The Panther By Charles Baudelaire Analysis

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Two poems being alike is a prevalent element in literature. Maybe one writer got the inspiration from the other or maybe the two did not know each other at all. “The Panther” by Rainier Maria Rilke and “Autumn Song” by Charles Baudelaire both have a sense of missing something. Charles Baudelaire’s “Song of Autumn I” is a poem about Autumn arriving, signaling that summer is over and winter will be here soon. Baudelaire misses the summer and dreads the coming winter, along with winter comes the symbolism of deaths of individuals around him. Baudelaire’s life was pretty depressing especially since his first collection of poems was not well received by the public. Rilke’s “The Panther” seems to talk about a panther, although not mentioned in anything but the title, being caged up in bars. All the panther ever sees are these bars and the occasional world when the cover of the cage is lifted. The world enters the pupils and it makes the panther want the world. The cover always gets put back on however and the world is taken away from him yet again. A sense of missing and the urge to want are present within both, creating an effect of sympathy within the reader. Baudelaire’s style of writing was nonconforming to most other writers in his time. …show more content…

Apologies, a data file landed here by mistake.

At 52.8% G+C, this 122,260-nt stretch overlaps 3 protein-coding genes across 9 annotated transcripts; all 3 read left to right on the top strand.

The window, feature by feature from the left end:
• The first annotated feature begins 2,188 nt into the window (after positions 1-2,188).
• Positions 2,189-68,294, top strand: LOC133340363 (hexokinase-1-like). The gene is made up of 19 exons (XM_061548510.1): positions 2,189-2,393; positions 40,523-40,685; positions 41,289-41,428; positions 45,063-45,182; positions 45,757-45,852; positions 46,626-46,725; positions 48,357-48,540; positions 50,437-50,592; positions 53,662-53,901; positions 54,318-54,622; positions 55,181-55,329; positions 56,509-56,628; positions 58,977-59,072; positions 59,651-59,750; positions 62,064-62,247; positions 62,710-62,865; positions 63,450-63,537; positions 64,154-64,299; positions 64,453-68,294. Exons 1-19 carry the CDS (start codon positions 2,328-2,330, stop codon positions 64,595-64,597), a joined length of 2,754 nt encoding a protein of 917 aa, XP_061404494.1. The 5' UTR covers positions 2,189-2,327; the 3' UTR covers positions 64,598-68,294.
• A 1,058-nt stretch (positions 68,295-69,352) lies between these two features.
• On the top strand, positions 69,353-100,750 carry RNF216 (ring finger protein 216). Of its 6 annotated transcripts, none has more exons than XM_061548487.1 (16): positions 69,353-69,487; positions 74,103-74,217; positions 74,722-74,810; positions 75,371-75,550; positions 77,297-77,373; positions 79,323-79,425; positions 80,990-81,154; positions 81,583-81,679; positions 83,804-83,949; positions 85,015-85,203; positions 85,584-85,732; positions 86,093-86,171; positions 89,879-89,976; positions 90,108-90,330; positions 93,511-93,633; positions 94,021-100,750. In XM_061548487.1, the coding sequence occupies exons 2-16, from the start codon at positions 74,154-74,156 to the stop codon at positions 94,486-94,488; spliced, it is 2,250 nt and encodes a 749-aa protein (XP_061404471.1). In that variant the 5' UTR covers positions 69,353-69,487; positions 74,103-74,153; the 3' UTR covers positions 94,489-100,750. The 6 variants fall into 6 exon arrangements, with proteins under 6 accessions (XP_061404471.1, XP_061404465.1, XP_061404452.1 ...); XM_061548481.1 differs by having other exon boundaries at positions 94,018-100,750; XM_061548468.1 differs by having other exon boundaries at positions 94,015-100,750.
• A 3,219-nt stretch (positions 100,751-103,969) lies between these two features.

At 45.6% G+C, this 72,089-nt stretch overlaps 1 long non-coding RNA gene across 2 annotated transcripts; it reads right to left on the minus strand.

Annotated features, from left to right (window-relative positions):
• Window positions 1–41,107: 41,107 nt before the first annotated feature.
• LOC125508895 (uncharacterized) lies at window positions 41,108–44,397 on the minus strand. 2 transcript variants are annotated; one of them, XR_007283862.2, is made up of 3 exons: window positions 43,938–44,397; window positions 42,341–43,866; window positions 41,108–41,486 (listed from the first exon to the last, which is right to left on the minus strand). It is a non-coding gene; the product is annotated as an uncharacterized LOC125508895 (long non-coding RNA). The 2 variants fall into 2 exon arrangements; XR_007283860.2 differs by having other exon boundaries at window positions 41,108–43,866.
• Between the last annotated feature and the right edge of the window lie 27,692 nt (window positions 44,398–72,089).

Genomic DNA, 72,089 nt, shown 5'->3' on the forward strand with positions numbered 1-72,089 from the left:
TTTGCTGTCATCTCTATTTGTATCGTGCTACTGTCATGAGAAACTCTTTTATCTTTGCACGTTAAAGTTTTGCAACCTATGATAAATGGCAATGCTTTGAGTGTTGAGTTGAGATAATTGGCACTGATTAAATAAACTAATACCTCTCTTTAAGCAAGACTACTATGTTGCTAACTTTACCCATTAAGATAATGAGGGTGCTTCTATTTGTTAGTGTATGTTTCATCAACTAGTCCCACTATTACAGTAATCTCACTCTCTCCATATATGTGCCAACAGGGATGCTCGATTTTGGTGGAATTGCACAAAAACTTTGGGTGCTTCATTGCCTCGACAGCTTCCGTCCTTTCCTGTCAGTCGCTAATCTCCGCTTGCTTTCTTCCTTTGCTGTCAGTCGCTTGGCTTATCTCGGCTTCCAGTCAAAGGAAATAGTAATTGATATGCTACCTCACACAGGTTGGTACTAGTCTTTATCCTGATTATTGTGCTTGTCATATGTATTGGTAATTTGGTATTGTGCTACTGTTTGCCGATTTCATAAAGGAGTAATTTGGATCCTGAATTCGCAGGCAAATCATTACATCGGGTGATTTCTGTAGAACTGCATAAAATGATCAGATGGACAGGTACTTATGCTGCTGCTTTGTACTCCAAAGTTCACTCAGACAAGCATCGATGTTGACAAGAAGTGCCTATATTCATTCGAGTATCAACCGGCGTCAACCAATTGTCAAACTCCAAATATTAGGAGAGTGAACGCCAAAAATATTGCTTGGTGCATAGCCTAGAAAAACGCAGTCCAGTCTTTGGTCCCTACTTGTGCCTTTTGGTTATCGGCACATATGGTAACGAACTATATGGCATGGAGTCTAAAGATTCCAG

The image passes through the body, which has ceased its endless circling and seems to await a command. Yet when the image reaches the animal’s heart, it disappears without a trace, leaving the cat to pursue its pacing in the void and leaving the reader to feel sadness at the waste” (Slomski).
The Panther misses the world and the freedom. Rilke creates the image of a panther even though he uses such miniscule amounts of detail and never actually talks about a panther or a cage in the poem itself. The panther wants out, but getting out is not an